Researching your Family Tree can be a fascinating but overwhelming undertaking. With today's technology it is easier than ever to find out where your ancestors came from. But with all of that information out there it might seem daunting to begin.
Fear not! I have some tips from my own experience to help you get started.
Be prepared for bad news
Before you even begin, prepare yourself mentally that there may be skeletons in the family closet.
Some may be distant : finding out your ancestor fought in the Civil War is exciting, finding out he fought for the Confederacy might not be the news you were hoping for.
Some may be people you know: finding out Grandma was married twice before marrying Grandpa might come as a bit of a shock and reveal more information than other family members are ready to discuss.
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Decide how you are going to store your information
You can start with pen and paper or buy a program or online membership to help you keep track of your findings. You can change your mind and upgrade or downgrade at any time. But before diving in, you want to think about where you are going to keep all of your research materials.
I started by translating the handwritten notes someone else had created into a MS Word flow chart. I was in Human Resources at the time and creating organization charts was a big part of my job.
Now, I subscribe to Ancestry.com. They are not sponsoring this post, I'm just telling you what I use for both research and storing my tree. I have a folder on my computer to save files and photos that I find online.
At the moment I also have a box where I have dumped all of my physical paperwork. I need to get it separated into file folders. Don't be like the "disorganized me", get a few file folders (or better yet one of these accordion file organizers) to keep all of those little papers.
Gather the information you already know
Ask family members for any names and dates and places they already know. Who knows you may find someone already has started the research.
I was gifted with an amazing packet of information from a cousin of my Mother-in-Law that someone had already done for me, which explained why I found two different census records in different cities for the same uncommon name. It turns out they were cousins both named after their Grandfather that came to America a few years apart.
When talking with relatives, I recommend having a tape recorder handy or learn how to use the voice recorder on your phone or at least grab a piece of paper and pen. You think you are going to remember all of the details after the conversation, but you probably won't. If you are anything like me dates, places and names will start to get jumbled.
Go type the name of a family member into Google and see what you find. You might find a distant relative has a blog that mentions family research and you can contact them to find out what they know (HINT HINT, if you are related to me and found this, let's TALK!). Or you might find a fun story, or a grave site.
Besides Google and Ancestry.com another great site I have found is Find A Grave. Here is the grave of my 4th Great Grandmother in a cemetery on the other side of the country.
My family and I have already discussed that I do not wish to be labelled as "consort" for all eternity. But here are dates and a place and the site has the names of other family members interred in that cemetery giving me even more information.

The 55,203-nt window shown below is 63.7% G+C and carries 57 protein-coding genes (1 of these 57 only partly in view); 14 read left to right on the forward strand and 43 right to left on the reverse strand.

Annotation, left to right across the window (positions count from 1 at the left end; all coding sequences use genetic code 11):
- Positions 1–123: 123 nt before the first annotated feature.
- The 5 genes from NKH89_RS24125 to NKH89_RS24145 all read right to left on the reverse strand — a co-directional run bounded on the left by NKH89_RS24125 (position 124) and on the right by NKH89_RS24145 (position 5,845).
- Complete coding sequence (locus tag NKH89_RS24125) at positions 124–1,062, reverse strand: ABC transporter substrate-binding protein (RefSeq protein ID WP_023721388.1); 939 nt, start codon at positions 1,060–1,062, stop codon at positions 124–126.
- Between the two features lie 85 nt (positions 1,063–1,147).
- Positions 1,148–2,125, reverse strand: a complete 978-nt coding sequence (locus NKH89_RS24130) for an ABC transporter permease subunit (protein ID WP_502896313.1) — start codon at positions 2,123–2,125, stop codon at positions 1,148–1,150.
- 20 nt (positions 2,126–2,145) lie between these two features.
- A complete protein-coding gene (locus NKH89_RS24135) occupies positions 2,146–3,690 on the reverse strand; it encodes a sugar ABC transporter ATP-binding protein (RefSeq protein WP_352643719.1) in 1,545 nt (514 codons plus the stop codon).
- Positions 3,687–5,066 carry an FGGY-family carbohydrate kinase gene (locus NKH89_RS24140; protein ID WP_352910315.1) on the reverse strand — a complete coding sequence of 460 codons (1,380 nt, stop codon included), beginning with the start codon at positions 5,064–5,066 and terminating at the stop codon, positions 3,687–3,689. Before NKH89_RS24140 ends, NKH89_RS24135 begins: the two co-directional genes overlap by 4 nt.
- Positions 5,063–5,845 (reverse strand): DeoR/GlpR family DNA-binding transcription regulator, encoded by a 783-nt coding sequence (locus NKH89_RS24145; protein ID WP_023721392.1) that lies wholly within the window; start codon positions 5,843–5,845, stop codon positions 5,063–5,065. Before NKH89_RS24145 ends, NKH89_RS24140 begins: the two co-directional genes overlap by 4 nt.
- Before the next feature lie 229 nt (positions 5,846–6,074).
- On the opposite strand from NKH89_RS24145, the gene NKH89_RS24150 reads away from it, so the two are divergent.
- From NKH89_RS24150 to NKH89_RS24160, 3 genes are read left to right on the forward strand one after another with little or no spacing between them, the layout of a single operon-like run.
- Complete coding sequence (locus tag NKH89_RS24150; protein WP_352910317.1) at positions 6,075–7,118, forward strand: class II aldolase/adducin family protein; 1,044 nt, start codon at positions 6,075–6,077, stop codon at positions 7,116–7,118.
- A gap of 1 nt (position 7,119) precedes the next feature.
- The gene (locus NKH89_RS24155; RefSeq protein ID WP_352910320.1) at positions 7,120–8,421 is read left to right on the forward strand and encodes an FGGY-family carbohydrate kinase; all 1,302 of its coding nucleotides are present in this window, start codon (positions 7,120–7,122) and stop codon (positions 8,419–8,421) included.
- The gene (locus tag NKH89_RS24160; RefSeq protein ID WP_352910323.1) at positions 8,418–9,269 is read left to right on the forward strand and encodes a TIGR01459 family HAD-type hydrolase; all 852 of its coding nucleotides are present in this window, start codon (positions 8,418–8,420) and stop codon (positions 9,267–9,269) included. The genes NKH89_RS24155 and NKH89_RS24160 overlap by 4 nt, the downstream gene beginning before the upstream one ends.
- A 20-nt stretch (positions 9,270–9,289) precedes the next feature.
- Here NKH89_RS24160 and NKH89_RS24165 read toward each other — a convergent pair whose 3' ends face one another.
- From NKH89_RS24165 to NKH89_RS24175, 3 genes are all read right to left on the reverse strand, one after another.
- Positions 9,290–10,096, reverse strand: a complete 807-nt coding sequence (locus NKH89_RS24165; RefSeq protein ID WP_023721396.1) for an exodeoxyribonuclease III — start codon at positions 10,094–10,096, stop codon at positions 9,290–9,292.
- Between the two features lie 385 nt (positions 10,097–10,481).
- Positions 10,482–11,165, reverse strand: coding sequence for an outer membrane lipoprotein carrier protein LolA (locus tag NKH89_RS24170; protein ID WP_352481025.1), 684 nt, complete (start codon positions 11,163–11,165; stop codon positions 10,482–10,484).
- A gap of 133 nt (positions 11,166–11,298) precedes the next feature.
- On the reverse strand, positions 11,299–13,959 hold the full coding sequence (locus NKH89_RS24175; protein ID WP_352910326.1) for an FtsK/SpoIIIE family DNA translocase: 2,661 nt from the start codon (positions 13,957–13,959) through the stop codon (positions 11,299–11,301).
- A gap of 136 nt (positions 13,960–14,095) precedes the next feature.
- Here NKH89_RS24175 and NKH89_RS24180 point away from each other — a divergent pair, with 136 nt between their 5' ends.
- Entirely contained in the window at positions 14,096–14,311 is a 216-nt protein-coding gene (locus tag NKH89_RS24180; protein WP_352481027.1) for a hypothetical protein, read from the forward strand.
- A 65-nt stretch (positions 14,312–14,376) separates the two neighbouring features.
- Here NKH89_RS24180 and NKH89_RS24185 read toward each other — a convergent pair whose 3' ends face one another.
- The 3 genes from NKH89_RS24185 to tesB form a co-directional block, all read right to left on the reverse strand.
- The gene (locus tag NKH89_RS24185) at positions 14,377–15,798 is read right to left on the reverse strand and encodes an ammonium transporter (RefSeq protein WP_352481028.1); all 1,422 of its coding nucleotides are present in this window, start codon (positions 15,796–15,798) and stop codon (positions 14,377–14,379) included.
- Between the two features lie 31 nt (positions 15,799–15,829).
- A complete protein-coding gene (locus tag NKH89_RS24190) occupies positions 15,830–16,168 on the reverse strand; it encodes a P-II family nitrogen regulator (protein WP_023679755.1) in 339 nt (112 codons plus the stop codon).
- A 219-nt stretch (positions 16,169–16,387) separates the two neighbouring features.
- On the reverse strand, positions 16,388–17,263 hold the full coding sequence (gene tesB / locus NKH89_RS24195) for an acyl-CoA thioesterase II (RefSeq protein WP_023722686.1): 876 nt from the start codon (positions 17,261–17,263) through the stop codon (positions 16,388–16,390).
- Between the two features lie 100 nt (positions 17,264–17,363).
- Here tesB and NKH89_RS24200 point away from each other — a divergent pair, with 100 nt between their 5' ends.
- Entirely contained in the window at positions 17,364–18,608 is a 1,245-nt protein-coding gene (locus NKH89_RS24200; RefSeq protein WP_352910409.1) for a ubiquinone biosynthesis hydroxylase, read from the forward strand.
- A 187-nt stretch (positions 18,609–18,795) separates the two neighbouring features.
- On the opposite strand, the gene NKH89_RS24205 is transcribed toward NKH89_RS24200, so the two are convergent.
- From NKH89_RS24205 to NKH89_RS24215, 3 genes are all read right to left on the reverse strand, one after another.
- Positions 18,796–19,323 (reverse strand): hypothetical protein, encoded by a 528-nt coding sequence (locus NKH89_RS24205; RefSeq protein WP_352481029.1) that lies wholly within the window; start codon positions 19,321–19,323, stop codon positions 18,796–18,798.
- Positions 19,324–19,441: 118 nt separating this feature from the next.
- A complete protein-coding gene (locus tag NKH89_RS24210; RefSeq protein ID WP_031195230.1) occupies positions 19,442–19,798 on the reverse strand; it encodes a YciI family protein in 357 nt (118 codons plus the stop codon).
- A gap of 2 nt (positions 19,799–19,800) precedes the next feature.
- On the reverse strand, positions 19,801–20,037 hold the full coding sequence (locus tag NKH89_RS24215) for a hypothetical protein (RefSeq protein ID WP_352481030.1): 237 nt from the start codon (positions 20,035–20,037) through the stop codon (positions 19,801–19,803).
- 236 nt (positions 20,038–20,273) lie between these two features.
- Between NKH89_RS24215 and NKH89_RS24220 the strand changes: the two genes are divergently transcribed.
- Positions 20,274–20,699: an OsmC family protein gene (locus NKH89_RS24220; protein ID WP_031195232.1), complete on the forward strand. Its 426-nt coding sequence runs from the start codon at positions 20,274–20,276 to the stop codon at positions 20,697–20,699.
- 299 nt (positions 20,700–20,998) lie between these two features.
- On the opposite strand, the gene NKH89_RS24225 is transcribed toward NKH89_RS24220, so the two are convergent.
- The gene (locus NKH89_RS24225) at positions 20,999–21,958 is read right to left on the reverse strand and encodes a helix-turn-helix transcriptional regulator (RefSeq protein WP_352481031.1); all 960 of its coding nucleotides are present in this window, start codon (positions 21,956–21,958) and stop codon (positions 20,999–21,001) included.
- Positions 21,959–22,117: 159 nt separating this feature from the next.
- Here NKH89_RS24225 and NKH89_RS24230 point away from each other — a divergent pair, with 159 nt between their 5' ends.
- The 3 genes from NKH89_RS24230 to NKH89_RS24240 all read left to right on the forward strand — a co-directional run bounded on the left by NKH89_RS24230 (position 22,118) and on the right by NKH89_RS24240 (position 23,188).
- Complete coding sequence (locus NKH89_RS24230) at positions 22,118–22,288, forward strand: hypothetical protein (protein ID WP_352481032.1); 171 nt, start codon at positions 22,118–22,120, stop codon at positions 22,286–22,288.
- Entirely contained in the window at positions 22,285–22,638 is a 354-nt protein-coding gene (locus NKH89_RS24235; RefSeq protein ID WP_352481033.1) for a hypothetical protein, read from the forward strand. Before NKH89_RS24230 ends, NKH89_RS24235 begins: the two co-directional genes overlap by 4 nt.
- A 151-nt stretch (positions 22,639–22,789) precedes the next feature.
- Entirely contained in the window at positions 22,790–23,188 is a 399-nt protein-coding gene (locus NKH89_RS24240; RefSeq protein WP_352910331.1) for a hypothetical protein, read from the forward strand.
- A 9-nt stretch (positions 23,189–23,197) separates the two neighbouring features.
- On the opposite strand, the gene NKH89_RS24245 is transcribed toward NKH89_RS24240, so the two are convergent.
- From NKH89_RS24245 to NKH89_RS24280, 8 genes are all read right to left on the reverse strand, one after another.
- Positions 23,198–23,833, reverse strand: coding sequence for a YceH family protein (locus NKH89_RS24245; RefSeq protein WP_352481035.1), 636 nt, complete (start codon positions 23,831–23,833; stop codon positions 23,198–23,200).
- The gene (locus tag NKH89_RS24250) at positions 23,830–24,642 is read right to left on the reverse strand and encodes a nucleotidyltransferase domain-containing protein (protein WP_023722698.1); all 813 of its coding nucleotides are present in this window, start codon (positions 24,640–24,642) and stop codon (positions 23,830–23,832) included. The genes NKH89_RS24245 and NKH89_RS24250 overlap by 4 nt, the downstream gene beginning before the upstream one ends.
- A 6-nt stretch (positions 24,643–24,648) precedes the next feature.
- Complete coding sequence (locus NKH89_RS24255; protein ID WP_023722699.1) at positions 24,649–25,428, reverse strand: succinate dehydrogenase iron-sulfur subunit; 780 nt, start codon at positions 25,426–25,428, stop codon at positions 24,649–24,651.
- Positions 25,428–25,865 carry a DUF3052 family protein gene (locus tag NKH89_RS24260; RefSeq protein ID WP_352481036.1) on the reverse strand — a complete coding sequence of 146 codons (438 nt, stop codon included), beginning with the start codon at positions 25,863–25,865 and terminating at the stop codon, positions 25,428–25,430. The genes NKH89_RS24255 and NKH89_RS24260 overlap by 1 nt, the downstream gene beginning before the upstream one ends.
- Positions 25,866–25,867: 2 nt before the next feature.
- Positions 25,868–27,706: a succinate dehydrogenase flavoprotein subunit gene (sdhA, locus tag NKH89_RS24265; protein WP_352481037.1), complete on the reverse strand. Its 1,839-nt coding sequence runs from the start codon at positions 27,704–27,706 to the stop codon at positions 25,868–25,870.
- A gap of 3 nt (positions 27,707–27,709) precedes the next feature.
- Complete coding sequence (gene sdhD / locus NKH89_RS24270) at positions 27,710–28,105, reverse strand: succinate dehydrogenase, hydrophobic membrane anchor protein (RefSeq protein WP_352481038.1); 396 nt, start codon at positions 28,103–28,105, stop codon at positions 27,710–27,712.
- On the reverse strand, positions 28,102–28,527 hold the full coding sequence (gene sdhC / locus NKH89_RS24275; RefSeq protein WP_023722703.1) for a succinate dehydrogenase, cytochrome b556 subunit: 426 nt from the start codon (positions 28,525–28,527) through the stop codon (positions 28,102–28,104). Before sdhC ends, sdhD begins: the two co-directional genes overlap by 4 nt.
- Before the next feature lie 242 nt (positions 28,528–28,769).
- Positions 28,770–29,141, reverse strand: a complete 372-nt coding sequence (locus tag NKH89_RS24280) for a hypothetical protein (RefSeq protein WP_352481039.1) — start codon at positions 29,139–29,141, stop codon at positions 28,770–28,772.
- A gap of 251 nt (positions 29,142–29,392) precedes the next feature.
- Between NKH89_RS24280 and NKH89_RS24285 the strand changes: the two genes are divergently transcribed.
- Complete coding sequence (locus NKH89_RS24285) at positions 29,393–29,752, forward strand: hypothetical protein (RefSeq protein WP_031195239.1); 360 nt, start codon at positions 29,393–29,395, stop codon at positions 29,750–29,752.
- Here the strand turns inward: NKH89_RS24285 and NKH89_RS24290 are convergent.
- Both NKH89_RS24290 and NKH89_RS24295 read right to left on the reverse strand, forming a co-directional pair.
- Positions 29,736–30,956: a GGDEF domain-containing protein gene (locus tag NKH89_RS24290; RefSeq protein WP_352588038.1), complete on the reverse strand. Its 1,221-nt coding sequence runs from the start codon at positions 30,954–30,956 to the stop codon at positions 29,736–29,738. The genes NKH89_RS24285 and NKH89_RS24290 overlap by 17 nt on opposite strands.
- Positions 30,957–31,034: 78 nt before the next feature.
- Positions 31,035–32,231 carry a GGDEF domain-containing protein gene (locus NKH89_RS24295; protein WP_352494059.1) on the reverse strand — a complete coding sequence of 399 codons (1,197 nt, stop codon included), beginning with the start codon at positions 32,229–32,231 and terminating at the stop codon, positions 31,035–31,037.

Genealogical research can be like falling down the rabbit hole - it's a strange and wonderful world, but it is easy to get sidetracked and time can disappear before you know it. Quite a bit like going on Pinterest to look up one quick idea and an hour later you've added 100 pins for things completely unrelated to what you went looking for.
I "try" to focus on one branch of the tree at a time. Which can be difficult when Ancestry tempts me with little green leaf notifications informing me of a possible hint they have found. I also set a time limit for myself each session so I make sure my family gets fed.
Fact check, fact check, fact check
One of the great benefits of Ancestry.com is you can link to other people's family trees. Unfortunately, you don't know how careful they are with their research so don't take what they have on their tree as 100% truth without checking it out.
There is a large portion of my extended family on Ancestry.com that lists Hannah Cunningham (1801 - 1844) as the mother of Reuben (1847 - 1916). Thanks to their graves I know the dates are accurate. Uh, she'd been dead for 3 years before he was born. One person entered it incorrectly and then others came and blindly copied it.
Seek advice when you get stuck
There are plenty of blogs dedicated to genealogical research that can give you new ideas.
I love Finding Your Roots on PBS. I may not be of Greek heritage like one episode last season, but I often find new tricks from the show.
Like almost any hobby, people that are into it love to talk about it. When I posted Hannah's grave above, a college buddy mentioned her mother was one of the people that take photos for Find A Grave and hooked us up so I could get advice from her.
There are services that you can hire to help with any or all of the research. I will not recommend any, because I have not used any at this point.
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I hope these tips help you begin finding your ancestors. It is a fun and fascinating journey and I hope you will be as amazed at what your ancestors experienced in their lifetimes as I have with mine.